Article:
Monday, March 4, 2013

Bleach Pen Decorated Scarf

Hi everyone!

Happy Monday.

I'm semi-stressed about the upcoming craft show (ahhh! It's this Saturday!), so I won't be able to post lots of crafts this week.  However, I'll try my best to upload something every day ... (even if it's just a photo of the stamps that I'm working on) so that you'll get a glimpse into my harried card-making world.

Anyway, here's a fun craft that I made last week.  I finally took the plunge and tried my hand at using bleach to decorate a recycled t-shirt scarf.
Ooh.  Looks nice, right?  (And btw- can you see that pimple?  Well, it ain't the only one.  Curses, acne!)

- Scissors (I used fabric shears)
- Old t-shirt (<--crap!)
- Cereal box (<--crap!)
- Bleach Pen
- Rubber gloves
- Pen


Step 1:  Cut an old t-shirt horizontally under the armpits.  (This medium black shirt shrunk in the wash, so it was perfect.)  Now you should have a fabric loop.  Stretch your loop so that it's longer.  Save your unused material.

Step 2:  Doodle some possible designs.  (I debated between two designs, but ultimately chose to doodle flowers because it seemed easier and more fun to draw.)

Step 3:  Place a piece of cardboard between the top and bottom layers of your fabric loop.

Step 4:  Shake your bleach pen very well.  Then, draw on the topside of your t-shirt loop.

- You must shake the bleach pen.  Otherwise blobs of oozy bleach water will leak out of the pen.
- Even after shaking, I still found the bleach "ink" to be pretty runny.  It had the consistency of watery Elmer's glue.
- Bleach fumes are strong.  Don't work in a tiny, stuffy room.
- Be careful and don't touch the bleach.  (Yeah- I learned that one the hard way.)

Step 5:  Once you've completed one side, let your bleached fabric sit there for as long as you want.  When you get the fading that you like, put on your rubber gloves and rinse the bleach out.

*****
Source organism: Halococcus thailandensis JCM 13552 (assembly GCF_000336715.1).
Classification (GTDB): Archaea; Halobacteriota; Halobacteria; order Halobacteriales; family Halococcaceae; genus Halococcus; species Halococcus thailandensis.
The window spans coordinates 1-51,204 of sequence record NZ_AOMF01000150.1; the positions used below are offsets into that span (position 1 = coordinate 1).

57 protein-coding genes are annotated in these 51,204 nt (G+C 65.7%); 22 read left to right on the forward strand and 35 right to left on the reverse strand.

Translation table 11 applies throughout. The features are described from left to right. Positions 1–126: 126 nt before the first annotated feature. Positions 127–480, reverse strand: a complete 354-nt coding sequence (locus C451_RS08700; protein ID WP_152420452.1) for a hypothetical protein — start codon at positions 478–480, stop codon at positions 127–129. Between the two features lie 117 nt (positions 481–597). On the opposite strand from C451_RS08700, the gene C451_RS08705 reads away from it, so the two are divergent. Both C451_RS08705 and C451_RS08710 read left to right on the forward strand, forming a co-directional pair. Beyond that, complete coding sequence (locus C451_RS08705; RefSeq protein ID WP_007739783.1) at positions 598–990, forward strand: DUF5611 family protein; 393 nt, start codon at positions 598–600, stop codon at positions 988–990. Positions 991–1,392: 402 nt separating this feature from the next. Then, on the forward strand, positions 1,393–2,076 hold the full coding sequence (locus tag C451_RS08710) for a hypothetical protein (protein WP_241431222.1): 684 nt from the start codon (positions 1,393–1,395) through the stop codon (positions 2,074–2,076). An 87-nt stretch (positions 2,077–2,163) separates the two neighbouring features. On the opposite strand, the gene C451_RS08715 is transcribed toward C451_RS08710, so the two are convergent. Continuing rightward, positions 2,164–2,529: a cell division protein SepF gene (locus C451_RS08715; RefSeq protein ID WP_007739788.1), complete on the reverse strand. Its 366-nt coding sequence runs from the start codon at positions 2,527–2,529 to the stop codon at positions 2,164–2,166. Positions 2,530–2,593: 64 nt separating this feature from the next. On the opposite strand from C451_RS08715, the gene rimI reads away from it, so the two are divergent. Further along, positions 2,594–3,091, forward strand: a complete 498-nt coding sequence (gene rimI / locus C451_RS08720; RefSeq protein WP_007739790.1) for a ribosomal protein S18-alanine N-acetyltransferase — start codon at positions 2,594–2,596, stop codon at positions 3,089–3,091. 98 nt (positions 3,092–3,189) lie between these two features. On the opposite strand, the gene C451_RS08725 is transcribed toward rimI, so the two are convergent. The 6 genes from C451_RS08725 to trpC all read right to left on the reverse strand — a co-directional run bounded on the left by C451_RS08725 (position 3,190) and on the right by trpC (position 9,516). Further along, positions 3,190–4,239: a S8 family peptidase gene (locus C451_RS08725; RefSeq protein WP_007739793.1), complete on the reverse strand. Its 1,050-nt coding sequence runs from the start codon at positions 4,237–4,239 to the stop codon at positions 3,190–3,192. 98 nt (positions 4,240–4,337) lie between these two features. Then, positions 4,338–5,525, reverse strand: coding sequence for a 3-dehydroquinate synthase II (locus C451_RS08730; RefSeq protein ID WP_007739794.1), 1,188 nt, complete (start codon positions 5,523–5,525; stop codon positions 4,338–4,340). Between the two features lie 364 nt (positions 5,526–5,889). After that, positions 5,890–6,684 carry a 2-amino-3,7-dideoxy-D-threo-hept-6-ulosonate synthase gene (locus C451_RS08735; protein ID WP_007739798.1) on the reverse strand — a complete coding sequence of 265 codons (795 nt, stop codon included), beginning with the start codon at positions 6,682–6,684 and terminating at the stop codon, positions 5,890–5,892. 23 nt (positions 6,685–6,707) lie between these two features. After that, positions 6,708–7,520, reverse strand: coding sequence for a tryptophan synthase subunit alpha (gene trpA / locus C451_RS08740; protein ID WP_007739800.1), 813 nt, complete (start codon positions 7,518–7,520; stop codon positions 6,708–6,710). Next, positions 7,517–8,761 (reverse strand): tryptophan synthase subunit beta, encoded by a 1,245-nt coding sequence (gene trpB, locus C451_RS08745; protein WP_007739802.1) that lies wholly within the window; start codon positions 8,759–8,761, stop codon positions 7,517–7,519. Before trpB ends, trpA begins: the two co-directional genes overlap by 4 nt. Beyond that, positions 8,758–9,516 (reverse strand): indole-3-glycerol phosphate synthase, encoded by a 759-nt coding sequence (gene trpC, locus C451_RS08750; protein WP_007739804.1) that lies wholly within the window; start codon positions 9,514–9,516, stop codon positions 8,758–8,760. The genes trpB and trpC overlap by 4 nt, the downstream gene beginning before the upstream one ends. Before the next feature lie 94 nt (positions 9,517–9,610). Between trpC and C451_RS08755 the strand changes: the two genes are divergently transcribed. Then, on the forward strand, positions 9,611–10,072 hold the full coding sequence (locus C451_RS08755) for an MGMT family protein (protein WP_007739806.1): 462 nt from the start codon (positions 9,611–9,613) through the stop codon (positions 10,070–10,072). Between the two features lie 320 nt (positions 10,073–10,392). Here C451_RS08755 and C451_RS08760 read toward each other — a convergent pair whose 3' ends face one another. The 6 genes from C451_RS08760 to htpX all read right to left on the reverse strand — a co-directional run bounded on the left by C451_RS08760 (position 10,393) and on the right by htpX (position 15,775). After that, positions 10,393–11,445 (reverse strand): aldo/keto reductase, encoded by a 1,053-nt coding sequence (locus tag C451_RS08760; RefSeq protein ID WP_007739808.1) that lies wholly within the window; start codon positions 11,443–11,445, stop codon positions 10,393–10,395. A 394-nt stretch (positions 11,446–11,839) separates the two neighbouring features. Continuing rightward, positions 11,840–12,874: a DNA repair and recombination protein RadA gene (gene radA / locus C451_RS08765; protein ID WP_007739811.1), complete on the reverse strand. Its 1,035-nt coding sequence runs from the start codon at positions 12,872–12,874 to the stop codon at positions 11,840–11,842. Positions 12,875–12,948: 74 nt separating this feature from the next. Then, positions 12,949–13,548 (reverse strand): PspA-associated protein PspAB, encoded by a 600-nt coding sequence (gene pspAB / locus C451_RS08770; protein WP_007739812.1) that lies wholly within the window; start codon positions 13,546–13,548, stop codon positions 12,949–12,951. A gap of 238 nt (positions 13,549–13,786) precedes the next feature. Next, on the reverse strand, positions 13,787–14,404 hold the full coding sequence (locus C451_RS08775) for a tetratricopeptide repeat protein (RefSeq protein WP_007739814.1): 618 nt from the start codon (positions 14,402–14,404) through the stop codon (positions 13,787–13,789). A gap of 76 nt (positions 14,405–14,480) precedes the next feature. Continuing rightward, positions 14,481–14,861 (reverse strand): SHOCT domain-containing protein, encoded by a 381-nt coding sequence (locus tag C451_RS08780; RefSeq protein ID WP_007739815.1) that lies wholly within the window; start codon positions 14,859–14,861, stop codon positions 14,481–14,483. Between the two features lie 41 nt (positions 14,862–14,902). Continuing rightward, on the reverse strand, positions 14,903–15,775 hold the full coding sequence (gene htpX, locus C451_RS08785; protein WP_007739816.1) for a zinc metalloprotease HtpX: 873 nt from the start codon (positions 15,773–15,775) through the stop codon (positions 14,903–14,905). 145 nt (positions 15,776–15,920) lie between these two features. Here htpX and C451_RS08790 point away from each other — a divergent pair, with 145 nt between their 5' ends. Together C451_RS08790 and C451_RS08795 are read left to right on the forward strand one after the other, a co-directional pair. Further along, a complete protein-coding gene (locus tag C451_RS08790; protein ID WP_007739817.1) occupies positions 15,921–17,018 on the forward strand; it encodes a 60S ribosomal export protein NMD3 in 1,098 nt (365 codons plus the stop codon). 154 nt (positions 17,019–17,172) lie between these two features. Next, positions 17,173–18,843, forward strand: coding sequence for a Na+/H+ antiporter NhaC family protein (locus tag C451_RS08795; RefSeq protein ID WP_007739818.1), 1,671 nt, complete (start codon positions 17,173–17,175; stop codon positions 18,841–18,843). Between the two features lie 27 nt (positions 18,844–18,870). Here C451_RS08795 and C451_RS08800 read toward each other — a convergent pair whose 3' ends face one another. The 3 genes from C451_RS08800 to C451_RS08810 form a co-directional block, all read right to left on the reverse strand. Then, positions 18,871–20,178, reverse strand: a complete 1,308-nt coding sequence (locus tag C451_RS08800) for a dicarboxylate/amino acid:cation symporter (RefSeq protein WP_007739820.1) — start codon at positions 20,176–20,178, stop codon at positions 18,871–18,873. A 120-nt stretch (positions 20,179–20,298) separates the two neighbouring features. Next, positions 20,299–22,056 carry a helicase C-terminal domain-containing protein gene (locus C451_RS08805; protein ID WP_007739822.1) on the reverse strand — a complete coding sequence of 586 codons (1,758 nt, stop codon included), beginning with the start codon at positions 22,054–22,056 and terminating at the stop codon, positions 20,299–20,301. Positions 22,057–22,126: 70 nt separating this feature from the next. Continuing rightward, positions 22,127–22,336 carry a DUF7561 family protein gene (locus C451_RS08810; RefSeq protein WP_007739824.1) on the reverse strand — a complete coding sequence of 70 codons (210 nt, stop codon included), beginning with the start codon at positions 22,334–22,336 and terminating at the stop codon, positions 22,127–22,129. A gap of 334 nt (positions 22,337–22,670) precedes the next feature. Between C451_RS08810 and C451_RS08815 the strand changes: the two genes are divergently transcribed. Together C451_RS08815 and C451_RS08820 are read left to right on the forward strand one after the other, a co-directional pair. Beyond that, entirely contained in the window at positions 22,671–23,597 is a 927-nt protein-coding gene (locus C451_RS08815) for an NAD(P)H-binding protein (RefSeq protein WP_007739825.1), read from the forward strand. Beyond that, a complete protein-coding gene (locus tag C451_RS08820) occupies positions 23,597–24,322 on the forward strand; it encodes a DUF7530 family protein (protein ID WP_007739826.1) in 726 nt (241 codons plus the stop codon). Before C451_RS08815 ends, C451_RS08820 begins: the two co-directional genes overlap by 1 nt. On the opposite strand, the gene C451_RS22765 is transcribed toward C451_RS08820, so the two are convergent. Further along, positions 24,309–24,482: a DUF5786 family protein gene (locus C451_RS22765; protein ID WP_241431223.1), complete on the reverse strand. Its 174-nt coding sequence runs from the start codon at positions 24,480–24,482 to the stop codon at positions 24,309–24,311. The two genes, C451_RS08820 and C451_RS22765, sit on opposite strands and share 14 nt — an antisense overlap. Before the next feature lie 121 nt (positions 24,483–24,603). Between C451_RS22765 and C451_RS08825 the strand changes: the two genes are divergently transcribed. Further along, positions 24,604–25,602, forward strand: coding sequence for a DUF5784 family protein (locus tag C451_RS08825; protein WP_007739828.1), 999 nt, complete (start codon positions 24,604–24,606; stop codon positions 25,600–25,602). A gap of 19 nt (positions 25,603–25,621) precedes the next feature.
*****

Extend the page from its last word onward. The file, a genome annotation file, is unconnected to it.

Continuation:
- I was impatient.  Once I noticed the bleach changing the black cloth, I ran to the sink to rinse it out.  So, my flowers probably don't look as vibrant as they could.
- Rinse your cloth well.  If you don't, the scarf will slightly burn your neck when you wear it.  (Again, another lesson that I learned the hard way.)

Step 6:  Let your cloth dry.  Then, repeat Steps 3-5 with the non-decorated side.

Step 7:  Once both sides of your fabric loop have been decorated, rinsed out, and dried, cut your loop into two thinner loops.*

Step 8:  Now you're going to attach the two loops together to create the illusion of a very long infinity scarf wrapped around your neck.  (Sorry I don't have a photo of this process.)  First, you'll have to make one loop shorter than the other.  To do this, I cut apart one of my loops (making it a long strand.)  Then, I placed this strand on top of the other fabric loop, curving it to make it a shorter loop.  (Does this even make sense?  Is anyone still reading at this point?)  I tied a long thin strip of t-shirt material (taken from the discarded scraps) around the strand and the loop to attach them together.  Finally, I trimmed off any excess fabric bits so that I had a nice clean knot.

And that's how I made this scarf.

(*Psst- Want a thicker, fuller-looking scarf than mine?  Hubby and I think this scarf would have been cuter if I used two shirts.  Then I could have decorated two very thick loops and tied them together.  That was initially my plan, but my bleach pen died after drawing one loop.  So if you want to try that out, you'll need 2 bleach pens.)

Let me know if you try this craft out!   I'd love to see your results. Pin It